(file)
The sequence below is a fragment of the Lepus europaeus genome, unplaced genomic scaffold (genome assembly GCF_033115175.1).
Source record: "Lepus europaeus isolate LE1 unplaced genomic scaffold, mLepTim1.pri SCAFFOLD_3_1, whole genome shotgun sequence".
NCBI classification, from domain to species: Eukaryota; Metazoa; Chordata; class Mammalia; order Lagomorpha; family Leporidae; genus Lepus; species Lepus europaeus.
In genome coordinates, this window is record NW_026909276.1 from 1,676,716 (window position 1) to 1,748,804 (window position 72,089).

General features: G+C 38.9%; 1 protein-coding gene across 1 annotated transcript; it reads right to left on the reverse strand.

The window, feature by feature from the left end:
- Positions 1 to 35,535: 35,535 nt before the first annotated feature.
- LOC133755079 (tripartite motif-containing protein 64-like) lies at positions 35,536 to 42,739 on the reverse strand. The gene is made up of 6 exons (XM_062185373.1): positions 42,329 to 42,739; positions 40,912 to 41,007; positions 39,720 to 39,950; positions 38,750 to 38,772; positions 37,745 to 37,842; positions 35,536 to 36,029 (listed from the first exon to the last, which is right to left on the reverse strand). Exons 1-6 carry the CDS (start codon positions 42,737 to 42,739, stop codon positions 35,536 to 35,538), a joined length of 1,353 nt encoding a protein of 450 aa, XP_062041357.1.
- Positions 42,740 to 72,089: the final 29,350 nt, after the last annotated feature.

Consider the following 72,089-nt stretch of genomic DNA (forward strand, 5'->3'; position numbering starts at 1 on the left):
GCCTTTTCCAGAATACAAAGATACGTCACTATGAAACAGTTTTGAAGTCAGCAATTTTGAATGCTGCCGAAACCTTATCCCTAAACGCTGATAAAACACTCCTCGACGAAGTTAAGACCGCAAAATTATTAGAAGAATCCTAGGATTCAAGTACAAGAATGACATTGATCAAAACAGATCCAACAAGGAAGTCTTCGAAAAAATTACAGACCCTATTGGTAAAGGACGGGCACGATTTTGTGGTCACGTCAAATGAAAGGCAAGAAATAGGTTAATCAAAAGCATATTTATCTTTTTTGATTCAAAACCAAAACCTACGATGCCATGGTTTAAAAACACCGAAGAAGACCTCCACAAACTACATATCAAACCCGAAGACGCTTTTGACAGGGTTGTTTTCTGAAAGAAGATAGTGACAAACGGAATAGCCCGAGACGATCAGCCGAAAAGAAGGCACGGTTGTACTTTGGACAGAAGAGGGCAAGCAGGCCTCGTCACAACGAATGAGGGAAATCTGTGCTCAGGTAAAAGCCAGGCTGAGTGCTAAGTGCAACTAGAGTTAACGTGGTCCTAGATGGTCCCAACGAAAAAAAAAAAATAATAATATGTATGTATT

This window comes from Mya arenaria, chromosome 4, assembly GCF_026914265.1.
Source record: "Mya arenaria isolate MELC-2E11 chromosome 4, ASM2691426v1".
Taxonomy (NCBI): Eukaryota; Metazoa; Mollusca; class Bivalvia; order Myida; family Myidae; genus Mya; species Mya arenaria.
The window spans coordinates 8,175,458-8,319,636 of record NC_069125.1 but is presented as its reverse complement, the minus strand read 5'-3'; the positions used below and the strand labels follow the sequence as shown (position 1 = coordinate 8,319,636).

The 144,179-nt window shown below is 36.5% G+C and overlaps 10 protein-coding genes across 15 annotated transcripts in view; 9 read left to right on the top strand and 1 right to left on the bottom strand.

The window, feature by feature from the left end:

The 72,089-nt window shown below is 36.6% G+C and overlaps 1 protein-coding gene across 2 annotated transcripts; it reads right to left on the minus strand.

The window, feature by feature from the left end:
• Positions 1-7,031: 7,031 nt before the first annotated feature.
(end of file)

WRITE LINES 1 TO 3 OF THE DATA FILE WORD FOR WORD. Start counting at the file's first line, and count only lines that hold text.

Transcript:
The sequence below is a fragment of the Lepus europaeus genome, unplaced genomic scaffold (genome assembly GCF_033115175.1).
Source record: "Lepus europaeus isolate LE1 unplaced genomic scaffold, mLepTim1.pri SCAFFOLD_3_1, whole genome shotgun sequence".
NCBI classification, from domain to species: Eukaryota; Metazoa; Chordata; class Mammalia; order Lagomorpha; family Leporidae; genus Lepus; species Lepus europaeus.